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by Calah BeckwithWildlife KeeperRemember the Hairy Woodpecker who needed some VINS TLC after hitting a window? Well, unfortunately, that’s an all too common cause of admission for avian rehab patients. Striking a window at full speed can cause bone fractures, head or spinal trauma, internal bleeding, and often death.
We recently admitted a male Rose-breasted Grosbeak who struck a window and sustained severe internal injuries. He had raspy, gurgling breath sounds, and we could see blood in his mouth. He hadn’t sustained any other injuries, but internal trauma can be very difficult to recover from. We gave him homeopathic medications to treat general trauma and internal bleeding as well as a medication to help with inflammation and pain. Despite his injury, the grosbeak had a feisty attitude and a good appetite – both very good signs. Luckily, as with the Hairy Woodpecker, the Rose-breasted Grosbeak’s story has a happy ending. It only took three days for the grosbeak to make a full recovery. Watch this video of the grosbeak’s return to the wild.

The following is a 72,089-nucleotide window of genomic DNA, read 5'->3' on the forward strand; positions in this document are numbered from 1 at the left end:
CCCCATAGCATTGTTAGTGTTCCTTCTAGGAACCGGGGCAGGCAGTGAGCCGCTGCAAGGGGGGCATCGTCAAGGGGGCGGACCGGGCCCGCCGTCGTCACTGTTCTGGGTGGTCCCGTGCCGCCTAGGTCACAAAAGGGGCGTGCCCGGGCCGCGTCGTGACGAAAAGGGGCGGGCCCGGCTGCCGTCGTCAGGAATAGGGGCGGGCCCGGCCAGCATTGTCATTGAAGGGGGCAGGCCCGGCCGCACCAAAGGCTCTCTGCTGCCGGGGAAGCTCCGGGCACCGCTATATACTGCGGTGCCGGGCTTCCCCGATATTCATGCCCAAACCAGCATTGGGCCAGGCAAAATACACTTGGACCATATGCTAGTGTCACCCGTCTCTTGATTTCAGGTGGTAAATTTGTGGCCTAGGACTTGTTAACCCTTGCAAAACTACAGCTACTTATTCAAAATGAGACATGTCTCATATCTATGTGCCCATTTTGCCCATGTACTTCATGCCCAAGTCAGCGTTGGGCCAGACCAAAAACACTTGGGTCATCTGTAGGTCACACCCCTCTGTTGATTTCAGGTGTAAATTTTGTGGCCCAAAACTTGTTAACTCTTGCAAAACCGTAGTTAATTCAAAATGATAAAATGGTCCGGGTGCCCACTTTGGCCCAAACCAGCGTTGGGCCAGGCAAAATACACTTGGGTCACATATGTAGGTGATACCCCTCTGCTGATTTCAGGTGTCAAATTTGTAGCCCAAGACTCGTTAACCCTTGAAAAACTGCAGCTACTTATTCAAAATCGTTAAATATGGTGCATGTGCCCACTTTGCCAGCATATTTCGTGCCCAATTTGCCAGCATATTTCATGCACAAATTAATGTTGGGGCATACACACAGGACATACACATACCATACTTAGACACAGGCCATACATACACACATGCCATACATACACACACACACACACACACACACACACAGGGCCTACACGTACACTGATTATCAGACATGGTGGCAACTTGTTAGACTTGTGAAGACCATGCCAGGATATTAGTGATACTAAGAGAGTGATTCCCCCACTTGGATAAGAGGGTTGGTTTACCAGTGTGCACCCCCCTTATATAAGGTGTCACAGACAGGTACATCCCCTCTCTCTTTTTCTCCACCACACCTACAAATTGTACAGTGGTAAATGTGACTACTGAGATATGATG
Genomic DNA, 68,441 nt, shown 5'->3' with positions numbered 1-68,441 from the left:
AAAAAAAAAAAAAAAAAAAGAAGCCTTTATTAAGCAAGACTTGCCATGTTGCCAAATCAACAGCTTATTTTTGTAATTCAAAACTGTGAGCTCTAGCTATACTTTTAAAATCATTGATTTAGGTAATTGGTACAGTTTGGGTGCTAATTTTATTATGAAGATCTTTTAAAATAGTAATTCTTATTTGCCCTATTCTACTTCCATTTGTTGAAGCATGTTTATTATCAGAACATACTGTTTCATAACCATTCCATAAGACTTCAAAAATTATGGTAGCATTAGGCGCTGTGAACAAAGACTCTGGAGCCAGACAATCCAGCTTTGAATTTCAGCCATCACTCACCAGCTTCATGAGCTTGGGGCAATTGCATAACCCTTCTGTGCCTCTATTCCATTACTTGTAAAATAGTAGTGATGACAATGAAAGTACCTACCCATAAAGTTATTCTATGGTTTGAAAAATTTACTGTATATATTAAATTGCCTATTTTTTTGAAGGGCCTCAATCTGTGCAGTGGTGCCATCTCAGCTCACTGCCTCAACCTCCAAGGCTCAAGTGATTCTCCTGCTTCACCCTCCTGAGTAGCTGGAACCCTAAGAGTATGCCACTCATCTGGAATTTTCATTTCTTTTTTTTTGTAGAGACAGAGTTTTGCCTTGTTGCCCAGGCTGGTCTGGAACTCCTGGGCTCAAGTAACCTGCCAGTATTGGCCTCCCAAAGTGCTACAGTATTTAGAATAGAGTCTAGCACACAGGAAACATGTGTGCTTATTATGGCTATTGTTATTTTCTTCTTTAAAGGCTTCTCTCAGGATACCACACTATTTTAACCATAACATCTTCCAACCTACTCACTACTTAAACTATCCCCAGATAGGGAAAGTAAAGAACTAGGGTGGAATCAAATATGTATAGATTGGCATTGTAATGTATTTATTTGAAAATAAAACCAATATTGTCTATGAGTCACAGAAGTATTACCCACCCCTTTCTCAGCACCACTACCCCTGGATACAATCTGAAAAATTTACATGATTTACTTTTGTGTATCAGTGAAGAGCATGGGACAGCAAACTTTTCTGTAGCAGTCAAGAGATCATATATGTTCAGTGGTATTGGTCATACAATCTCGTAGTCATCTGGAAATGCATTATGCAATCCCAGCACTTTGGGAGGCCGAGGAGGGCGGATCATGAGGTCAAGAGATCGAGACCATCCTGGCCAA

The Rose-breasted Grosbeak is a member of the cardinal family, which includes the Scarlet Tanager, Indigo Bunting, and Northern Cardinal, among others. They have a beautifully sweet song, similar to that of an American Robin, but so perfect and clear it’s as though they’ve had opera lessons. Rose-breasted grosbeak females are members of a very elite group of singing ladies. Most female songbirds do not sing songs to attract a mate or defend a territory, but the female rose-breasted grosbeak has been known to sing and will often exchange quiet songs with her mate.
Males of the species are terrific fathers, assisting with nest-building, incubation of eggs and nestlings, and feeding of babies. And they look as though they’re headed to a fancy party, sporting a brilliant red ascot and black and white tuxedo. Females are streaked brown all over with a white stripe over the eyes.If you’re lucky, you may have Rose-breasted Grosbeaks visit your feeders. Though they eat a lot of insects and berries, they do eat seed, including sunflower and safflower. And remember, whether you’re feeding the birds or just enjoying those who make your yard home, you can help keep them safe around windows by following this advice from the Cornell Lab of Ornithology.
Learned two things- the singing and being a member of the Cardinal Family. Thank you!I have window alerts on our sliding glass door and front door. We've had some casualties and since applying they work perfectly. Great investment from the Nature Store.
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